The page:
On 8th April 2013, Minister of Renewable and New energy, Dr. Farooq Abdullah inaugurated the National Workshop on ‘Grid Integration of Renewable Energy Resources and Energy Efficiency. On this inauguration, according to the press release Dr. Farooq Abdullah said that today’s workshop is a forerunner to the fourth clean energy Ministerial summit in that it will discuss the important areas of clean energy development which are grid integration of renewable energy and energy efficiency. Increasing renewable energy supply requires a favourable policy environment which can encourage private investment. In fact, in India much of the renewable energy development-especially that which is grid-connected has taken place with private sector investment. There are issues such as effective integration of renewable energy in the grid, use of smart grids, and a market design that fosters the further addition of renewable energy in the grid.
Explaining the efforts of the last decade, Dr. Farooq Abdullah said that in the last decade the renewable energy technologies have leapfrogged at the global level. A series of policy initiatives and technology improvements have helped create a substantial supply base of renewable energy. Renewable power excluding large hydro power (which is hydro power projects more that 25MW) represents around 13 percent of the total installed capacity of electricity generation on India. Wind power is the fastest growing renewable source and it constitutes around 70 percent of the total renewable energy installed capacity in India. Our 12th five year plan proposals for the period 2012-2017 seek a capacity addition of 30 GW. A federal outlay of around US$4 billion has been earmarked for undertaking renewable energy activities during the next 5 years.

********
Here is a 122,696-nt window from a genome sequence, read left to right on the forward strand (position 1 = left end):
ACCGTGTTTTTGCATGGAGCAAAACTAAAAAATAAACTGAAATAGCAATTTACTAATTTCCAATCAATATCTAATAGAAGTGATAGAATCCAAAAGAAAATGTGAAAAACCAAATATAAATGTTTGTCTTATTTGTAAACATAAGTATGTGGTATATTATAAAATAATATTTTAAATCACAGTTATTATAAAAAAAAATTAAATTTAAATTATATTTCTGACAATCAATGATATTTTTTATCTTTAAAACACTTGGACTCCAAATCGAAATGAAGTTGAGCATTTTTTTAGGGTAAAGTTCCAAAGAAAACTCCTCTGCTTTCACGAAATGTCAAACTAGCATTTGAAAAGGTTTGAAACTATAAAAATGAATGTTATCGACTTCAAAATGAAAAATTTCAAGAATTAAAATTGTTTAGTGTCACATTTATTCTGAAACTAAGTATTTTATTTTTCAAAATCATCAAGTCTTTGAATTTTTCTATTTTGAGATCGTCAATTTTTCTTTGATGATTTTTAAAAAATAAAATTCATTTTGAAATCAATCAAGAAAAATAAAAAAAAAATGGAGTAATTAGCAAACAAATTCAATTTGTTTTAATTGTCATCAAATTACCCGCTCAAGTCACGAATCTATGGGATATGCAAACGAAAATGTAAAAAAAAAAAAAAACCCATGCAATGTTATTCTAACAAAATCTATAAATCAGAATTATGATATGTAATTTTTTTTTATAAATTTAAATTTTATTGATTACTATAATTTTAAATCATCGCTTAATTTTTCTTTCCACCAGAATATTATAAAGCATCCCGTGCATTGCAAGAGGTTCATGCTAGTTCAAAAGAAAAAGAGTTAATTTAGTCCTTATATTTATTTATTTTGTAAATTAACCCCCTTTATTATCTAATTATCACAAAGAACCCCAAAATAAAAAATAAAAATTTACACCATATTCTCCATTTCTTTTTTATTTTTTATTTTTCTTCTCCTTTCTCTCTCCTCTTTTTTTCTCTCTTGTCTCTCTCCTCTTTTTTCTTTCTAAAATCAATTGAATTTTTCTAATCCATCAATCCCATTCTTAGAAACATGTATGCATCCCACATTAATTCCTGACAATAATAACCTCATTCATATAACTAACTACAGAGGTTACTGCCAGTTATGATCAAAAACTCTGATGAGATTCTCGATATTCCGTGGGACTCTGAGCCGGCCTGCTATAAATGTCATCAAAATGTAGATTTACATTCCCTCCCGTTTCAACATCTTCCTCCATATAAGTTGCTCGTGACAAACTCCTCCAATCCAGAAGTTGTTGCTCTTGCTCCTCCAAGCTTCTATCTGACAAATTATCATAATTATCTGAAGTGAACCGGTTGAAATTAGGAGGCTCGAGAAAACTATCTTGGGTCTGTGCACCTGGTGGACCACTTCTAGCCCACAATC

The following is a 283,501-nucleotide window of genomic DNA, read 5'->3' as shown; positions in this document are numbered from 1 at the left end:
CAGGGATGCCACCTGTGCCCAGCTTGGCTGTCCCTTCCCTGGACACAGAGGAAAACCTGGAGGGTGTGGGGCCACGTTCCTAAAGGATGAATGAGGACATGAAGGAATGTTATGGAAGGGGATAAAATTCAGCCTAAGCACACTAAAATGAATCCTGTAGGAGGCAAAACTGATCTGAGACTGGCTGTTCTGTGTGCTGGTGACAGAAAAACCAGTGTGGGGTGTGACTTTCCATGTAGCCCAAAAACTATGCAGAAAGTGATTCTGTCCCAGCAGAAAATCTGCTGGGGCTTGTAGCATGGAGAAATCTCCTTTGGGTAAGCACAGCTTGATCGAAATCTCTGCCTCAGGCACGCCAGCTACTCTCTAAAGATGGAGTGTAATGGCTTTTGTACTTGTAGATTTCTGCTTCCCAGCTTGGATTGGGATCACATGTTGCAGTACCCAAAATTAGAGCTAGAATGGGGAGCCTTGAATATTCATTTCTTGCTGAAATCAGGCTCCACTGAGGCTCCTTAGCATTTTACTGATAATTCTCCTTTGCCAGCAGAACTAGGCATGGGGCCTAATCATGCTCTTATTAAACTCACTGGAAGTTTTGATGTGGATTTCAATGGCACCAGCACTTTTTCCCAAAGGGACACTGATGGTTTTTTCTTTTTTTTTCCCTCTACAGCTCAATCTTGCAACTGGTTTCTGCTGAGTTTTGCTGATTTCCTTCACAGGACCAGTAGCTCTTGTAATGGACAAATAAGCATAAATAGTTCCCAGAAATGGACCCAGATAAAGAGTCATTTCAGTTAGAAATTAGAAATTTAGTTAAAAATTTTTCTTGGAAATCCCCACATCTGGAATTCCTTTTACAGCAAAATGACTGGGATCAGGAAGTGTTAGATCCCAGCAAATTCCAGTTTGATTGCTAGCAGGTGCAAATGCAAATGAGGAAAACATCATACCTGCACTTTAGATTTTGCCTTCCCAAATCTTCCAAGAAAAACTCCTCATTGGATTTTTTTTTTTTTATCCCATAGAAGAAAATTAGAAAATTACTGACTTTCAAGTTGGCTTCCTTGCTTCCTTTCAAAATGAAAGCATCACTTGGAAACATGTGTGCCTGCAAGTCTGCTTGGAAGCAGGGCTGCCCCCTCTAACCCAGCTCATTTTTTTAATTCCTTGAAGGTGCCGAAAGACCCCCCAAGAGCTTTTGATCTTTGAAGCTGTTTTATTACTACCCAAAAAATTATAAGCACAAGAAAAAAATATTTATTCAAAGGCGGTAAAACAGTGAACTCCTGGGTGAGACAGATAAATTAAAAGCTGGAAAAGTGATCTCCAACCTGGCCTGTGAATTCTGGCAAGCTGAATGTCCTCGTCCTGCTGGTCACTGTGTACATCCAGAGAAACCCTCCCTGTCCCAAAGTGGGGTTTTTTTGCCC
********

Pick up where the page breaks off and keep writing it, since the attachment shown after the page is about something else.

Flagging the grid balancing issues, he said that at present most of the renewable electricity generated within a state has to be absorbed within that state and grid balancing issues limit addition of more renewable electricity beyond a certain limit. Therefore evacuation from resource rich states to other parts of the country where load centres are located is essential for further growth of renewable power. In the state of Tamil Nadu where wind penetration is around 50 percent in terms of capacity is experiencing such constraint. The sudden addition or withdrawal of wind power from the grid is already causing difficulties in grid operation. During periods of sudden wind power ingress, it becomes uneconomical for the state to accept wind electricity. Further, if wind generation suddenly decreases, the utility either has to shed load or the state has to overdraw. Such a situation demands development of a mechanism for forecasting and scheduling and also for sharing renewable energy grid integration costs.
Dr. Abdullah said that the emergence of large amounts of renewable electricity around the country is creating new challenges for both the transmission and distribution sectors. Augmentation of transmission capacity enables better management of renewable energy variability. From a short term perspectives, better forecasting of renewable energy help utilities in efficient scheduling and dispatching of renewable energy generation, thereby contributing to grid stability. In a report titled “Green Energy Corridors” Power Grid corporation of India has estimated that around Rs. 43,000 crores or around US$ 8 billion would be required to strengthen and develop renewable power evacuation and transmission infrastructure for the planned renewable power capacity addition in next five years. We are looking at various options to raise financing for implementing this important report, including through public-private partnership.